Kirk's choice Kirk's Choice

"No, I think I'd rather look at the ceramics, over here," replied Kirk. He turned sharply left, leaving McCoy to trail in his wake. Kirk studied the glowing screen that described the suite's contents: "Asian pottery, 5000 BCE--Present. Predominantly Chinese."

He walked up to a cabinet and regarded the delicate pots with a connoisseur's eye. "Second or third century," he said. He read one specimen's label aloud: "Tomb tile with scenes of hunting. Han Dynasty, 25-220, Sichuan Province."

"Dead on the date, Captain," said the doctor behind him, padd in hand. "I didn't realize you knew anything about Chinese ceramics."

"Well, I've had the time to do a little reading," replied the other. Another case caught his eye and he took a few steps farther along. He read a second label aloud: " 'Bowl with stylized floral design. Neolithic period, 4th millennium BCE, Shanxi province.' Bit early for me, but I like the abstract style. How about you?"

"That red clay reminds me of some of the early European vases, I suppose. But Jim, all this stuff seems kind of removed from the people who made them and used them, doesn't it? I mean, this is pretty high-class stuff-- it's not exactly table-ware. Well, maybe the Neolithic stuff is," he conceded. "I gotta say I get more from the casual, every-day objects. Tells me more about the people who used them. Don't you think so?"

"To each his own, Doctor. These delicate pieces all seem nicely free from personal associations."

James Kirk spun on his heel to examine the lighted box behind them, and they both stopped in their tracks. This case obviously held a more unusual specimen: the object sat all by itself, bathed in spotlights.

This time it was McCoy who moved forward and read the label. " 'Ridged water bottle, Tang dynasty, 618-907 CE. Green-glazed stoneware, so-called celadon finish. 18 cm high. On loan from the Beijing Museum.' "

//sweet Jesus,// thought McCoy. Jim's whole being was focused on the flask. It had a broad, strong base, with paired curves on either side. The arcs cried out for fingers to trace them again, as those of the potter had lovingly done. The curves ran sharply but smoothly in and up, as though the potter had shaped it in the hollows of his palms. A thick column rose up from the center of the vase, and two parallel ridges surrounded it as it sprang upward. It had a third stiff ridge at the upper end of the neck, just before the edge flared into a series of ripples.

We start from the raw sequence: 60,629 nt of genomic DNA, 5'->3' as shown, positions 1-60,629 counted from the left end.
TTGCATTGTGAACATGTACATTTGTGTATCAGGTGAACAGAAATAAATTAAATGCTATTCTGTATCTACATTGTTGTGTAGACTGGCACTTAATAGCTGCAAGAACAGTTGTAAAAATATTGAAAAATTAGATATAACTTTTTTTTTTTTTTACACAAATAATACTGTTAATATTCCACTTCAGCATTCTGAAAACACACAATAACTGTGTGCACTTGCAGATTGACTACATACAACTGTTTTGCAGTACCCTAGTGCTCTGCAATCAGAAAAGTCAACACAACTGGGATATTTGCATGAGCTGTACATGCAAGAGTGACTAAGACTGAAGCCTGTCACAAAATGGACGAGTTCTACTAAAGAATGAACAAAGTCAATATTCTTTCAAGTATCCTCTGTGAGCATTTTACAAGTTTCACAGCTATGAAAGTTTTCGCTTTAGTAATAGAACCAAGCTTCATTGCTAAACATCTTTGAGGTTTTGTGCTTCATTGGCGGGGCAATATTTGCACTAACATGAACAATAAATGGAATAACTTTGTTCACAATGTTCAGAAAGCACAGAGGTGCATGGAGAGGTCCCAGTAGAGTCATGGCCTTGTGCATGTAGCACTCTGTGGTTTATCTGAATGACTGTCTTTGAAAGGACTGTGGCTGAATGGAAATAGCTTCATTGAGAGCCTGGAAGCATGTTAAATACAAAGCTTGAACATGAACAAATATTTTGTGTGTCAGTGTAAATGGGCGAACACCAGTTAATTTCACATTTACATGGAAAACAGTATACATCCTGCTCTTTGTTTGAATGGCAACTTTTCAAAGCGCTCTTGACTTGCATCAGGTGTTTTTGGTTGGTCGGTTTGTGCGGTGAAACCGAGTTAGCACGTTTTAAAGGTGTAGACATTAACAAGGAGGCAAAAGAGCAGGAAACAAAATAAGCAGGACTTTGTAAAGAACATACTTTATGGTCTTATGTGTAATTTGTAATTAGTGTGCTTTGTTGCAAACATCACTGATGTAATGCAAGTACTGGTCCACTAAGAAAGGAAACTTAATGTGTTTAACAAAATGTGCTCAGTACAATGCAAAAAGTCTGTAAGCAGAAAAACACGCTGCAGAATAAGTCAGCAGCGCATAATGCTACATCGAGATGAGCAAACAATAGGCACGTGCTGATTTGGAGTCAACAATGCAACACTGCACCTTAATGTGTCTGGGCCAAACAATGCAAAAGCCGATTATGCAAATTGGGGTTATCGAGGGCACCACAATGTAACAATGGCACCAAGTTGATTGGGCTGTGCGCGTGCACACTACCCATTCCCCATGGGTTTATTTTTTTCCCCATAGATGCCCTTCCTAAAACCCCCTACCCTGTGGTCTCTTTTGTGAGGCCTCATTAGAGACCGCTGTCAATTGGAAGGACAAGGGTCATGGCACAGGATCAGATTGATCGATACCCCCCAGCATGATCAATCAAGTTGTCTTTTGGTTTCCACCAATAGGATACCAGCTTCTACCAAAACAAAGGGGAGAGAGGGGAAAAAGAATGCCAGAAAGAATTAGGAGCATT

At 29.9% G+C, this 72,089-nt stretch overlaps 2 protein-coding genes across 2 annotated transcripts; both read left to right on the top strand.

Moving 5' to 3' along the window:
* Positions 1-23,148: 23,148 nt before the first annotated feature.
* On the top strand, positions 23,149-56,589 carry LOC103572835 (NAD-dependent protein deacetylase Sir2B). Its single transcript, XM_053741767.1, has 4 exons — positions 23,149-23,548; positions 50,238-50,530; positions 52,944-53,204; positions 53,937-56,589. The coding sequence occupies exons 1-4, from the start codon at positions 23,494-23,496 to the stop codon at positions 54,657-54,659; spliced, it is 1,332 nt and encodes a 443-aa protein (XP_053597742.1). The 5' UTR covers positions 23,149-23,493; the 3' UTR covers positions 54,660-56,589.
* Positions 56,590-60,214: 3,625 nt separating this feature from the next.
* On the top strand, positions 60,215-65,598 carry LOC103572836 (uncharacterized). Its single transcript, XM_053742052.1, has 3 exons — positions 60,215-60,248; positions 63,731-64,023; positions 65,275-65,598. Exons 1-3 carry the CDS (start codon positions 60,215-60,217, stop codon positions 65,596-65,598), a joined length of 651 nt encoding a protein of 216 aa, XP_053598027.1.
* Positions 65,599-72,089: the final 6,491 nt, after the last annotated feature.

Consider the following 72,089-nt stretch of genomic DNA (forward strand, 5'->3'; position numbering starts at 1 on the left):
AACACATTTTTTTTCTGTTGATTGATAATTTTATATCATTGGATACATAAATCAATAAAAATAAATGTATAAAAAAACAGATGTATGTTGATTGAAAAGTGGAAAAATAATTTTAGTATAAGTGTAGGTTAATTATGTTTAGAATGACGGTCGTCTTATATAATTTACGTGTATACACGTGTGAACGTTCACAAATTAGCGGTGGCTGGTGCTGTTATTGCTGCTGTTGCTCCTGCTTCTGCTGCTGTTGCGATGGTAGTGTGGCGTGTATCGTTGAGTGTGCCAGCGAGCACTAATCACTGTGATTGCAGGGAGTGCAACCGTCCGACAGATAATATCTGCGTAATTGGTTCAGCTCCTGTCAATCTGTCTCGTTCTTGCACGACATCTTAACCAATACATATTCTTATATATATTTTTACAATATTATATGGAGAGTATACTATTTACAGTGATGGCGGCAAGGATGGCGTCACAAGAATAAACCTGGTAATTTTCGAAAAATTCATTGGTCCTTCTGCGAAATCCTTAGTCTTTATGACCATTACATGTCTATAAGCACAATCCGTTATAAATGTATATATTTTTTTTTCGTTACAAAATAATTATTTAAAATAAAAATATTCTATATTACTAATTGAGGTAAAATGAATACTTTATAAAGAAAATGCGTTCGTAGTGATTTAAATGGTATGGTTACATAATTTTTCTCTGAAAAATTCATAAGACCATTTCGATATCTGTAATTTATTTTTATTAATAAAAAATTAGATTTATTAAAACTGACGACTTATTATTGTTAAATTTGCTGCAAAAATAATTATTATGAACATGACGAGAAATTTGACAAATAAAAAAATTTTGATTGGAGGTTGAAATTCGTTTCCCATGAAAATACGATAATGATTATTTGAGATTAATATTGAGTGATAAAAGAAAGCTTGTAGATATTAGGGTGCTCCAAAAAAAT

The smooth green finish was unblemished, perfect. It had a glowing cast to it, almost as if it were alive. It looked as if it would sense a touch, mold to the hand that gripped it. It was terrifying.

//best abstract rendition I've *ever* seen. looks like the artist knew a Vulcan personally, very personally . . . what's he gonna do now?// McCoy darted a glance at his dumbstruck friend.

In fact the captain of the Enterprise did nothing, said nothing. He stared. And stared. Finally he raised one hand and placed against the case, palm firmly against the cool glass, fingers spread. McCoy could see his chest rising and falling with rapid breaths.

Gently Leonard McCoy took the elbow of his friend and said, "Come on, Jim, let's go. There's lots more to see."

They retraced their steps to the main hallway. McCoy again gestured toward the exhibit on the other side of the hall, and said, "Let's look at what they've got grouped in here. It's supposed to be a fine survey of parts of Old California at the turn of the millennium."

"Innernets, do you mean?" Kirk spoke from a world away, but he seemed to be pulling himself together and showing a little animation.

"Yeah, I think so. The inhabitants of Silicon Valley, its successor Napa Valley, that sort of thing."

"Ah, Bones, I think you mean 'Silicone' Valley, if you're talking about the innernets."

"What do you mean?"

"When wearable technology came along, people began to call it 'Silicone' Valley, after the disastrous body implantations that had used silicone. Innernets were widely accepted at first, but then there was a big negative reaction."

"Since when did you become an expert on this stuff? D'you have yet *more* time to read?

"Oh, I've looked into it here and there. You know, Bones, I really don't feel like looking at all this stuff after all. These wires and chips are boring."

"You sure, Jim? This was your idea."

"Yeah, well, let's go get a drink or a sandwich, and then I'll show you something really interesting."



The apartment

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